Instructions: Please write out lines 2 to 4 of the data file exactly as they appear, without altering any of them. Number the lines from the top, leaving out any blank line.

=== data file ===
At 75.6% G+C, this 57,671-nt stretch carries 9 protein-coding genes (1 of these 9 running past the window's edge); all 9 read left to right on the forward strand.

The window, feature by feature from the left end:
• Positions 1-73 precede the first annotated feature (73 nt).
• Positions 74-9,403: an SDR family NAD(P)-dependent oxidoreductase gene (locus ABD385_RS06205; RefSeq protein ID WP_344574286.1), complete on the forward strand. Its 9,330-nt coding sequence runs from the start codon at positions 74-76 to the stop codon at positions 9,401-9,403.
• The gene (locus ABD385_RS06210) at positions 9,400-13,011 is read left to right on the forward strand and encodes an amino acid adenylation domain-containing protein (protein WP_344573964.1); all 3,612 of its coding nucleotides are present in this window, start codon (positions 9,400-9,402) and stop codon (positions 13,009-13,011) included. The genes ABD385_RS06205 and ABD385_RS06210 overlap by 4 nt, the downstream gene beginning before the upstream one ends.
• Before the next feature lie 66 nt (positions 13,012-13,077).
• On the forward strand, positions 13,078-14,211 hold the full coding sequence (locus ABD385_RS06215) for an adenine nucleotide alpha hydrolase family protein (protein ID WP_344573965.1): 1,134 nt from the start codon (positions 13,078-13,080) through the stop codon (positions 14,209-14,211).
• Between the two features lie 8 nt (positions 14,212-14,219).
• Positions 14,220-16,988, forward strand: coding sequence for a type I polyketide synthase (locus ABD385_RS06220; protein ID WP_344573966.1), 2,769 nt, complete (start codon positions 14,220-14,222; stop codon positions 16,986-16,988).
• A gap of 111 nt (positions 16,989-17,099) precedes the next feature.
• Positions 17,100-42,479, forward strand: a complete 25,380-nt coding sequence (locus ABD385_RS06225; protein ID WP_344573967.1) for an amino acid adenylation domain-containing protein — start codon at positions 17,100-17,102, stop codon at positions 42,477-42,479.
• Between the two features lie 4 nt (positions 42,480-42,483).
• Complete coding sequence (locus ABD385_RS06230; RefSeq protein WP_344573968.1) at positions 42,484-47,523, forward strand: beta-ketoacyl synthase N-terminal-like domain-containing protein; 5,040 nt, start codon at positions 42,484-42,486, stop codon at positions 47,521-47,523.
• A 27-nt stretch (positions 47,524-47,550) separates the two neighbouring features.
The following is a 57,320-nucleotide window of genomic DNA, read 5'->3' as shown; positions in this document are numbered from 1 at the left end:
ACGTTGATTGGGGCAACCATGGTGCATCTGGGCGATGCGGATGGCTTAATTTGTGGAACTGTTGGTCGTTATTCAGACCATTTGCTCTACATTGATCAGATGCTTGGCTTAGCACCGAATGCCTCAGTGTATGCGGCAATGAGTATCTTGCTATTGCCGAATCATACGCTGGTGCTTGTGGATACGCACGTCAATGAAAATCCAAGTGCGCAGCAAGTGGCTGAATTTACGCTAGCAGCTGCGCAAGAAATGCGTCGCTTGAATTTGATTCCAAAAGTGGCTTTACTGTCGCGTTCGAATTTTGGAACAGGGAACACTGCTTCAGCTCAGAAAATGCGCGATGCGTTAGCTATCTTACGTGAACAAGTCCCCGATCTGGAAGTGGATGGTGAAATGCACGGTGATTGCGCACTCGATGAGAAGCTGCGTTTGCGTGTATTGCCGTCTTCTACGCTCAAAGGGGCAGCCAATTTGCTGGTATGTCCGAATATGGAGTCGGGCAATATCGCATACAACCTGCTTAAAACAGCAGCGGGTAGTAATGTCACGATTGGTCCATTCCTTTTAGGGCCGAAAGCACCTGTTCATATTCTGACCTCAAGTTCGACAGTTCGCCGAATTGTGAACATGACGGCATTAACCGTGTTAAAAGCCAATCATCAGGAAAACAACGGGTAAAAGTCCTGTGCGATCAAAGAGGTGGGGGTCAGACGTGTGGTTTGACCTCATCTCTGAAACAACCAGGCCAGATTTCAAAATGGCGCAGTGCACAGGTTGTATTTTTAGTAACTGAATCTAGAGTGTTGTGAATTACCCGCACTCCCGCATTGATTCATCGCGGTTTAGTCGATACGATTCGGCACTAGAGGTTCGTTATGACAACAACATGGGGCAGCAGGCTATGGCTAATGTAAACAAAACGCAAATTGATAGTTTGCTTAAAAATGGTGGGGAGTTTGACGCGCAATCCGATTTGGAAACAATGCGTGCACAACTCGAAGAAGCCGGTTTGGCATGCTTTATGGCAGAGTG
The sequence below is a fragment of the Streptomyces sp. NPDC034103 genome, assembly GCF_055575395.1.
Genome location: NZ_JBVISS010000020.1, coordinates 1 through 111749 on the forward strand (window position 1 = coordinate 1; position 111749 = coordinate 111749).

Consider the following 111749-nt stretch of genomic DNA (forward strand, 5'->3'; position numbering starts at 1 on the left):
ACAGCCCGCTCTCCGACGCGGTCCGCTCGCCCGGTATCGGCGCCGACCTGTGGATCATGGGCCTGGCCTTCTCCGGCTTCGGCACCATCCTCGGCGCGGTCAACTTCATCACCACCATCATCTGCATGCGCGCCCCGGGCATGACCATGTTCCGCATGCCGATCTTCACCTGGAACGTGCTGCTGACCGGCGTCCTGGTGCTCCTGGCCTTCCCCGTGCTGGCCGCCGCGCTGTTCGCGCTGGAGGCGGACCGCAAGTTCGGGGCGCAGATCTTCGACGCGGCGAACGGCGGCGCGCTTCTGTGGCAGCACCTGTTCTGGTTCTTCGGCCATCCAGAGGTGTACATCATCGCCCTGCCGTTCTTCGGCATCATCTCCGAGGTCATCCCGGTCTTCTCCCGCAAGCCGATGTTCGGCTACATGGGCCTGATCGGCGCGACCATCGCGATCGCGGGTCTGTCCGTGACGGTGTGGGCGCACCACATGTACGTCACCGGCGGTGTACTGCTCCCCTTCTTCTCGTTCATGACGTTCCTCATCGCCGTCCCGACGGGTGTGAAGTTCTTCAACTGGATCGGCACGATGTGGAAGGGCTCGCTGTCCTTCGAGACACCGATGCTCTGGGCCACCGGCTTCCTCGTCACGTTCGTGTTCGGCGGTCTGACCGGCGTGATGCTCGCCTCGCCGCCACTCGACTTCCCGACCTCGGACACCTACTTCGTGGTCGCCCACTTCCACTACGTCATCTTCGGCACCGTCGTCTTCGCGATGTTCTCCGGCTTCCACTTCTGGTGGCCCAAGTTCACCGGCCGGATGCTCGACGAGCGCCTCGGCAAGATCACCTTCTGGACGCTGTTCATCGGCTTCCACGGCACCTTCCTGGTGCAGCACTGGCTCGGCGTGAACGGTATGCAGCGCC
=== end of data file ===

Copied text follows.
The window, feature by feature from the left end:
• Positions 1-73 precede the first annotated feature (73 nt).
• Positions 74-9,403: an SDR family NAD(P)-dependent oxidoreductase gene (locus ABD385_RS06205; RefSeq protein ID WP_344574286.1), complete on the forward strand. Its 9,330-nt coding sequence runs from the start codon at positions 74-76 to the stop codon at positions 9,401-9,403.